World Health Organization monitors new variant of COVID-19



GENEVA, Switzerland – The World Health Organization has added another interesting variant of COVID-19 to its list of ‘interesting variants’. On Monday, the WHO said it was now monitoring the development of the “Mu” variant.

The Mu variant, officially known as B.1.621, was first detected in January in the South American nation of Colombia. The The Mu variant is one of five variants listed by the WHO as “variants of interest”. Other strains on the list include Eta, Iota, Kappa, and Lambda. A few of these strains, including Lambda, have already been reported in the United States.

WHO said variants of interest are strains of SARS-CoV-2 (COVID-19) that exhibit “genetic changes that are predicted or known to affect characteristics of the virus such as transmissibility, disease severity, immune leakage, diagnostic leakage or therapeutic ”and which have been“ identified as causing significant community transmission or multiple clusters of COVID-19, in several countries with an increasing relative prevalence alongside an increasing number of cases over time, or other apparent epidemiological impacts suggesting a emerging risk to global public health. “

The WHO list of variants of interest is the second highest level of variation measurement, behind only “variations of concern”. Variants at the highest level include Alpha, the Initial Variant, and the Delta Variant, which are currently spreading uncontrollably in Florida and many other US states. The Delta variant was identified as an interesting variant on April 4 and became a variant of concern on May 11. However, not all variants go from interesting variants to worrisome variants.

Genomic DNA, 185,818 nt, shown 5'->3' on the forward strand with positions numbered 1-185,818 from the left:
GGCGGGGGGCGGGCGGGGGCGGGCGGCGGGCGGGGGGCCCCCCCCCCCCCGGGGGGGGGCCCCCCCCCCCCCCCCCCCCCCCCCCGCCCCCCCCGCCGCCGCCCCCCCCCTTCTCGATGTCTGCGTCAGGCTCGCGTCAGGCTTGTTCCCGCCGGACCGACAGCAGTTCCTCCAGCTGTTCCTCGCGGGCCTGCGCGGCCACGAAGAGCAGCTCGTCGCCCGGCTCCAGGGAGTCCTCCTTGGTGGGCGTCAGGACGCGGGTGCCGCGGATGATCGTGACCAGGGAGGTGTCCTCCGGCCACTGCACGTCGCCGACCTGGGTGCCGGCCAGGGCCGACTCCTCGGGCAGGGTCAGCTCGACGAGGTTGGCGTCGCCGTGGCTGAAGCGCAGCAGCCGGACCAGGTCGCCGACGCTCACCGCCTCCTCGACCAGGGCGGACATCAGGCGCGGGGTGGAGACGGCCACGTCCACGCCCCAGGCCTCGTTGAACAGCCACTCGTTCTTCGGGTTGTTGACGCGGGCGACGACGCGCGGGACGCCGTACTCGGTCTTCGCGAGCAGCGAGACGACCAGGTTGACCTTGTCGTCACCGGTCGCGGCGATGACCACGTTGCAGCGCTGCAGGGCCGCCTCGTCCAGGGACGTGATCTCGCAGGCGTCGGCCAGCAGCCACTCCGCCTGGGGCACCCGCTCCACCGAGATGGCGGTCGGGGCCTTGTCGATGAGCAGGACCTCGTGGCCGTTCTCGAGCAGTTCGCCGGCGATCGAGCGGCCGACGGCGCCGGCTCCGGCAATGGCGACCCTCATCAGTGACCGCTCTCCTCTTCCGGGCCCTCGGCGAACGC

The Mu variant is the only variant of interest on the list that had a first case reported in 2021. The UK Guardian reported that the Mu variant has already been seen in the United States and accounts for nearly 40 percent of COVID cases in Colombia. According to the Guardian, British scientists said the concern about Mu “stems from the particular mutations it carries” that “could help the virus escape the immune system, which could give the variant an advantage over Delta while immunity increases in the fall “.

According to the WHO, he will work on Mu’s “comparative assessment of variant characteristics and public health risks” and, if necessary, “coordinated laboratory investigations with Member States and partners”.


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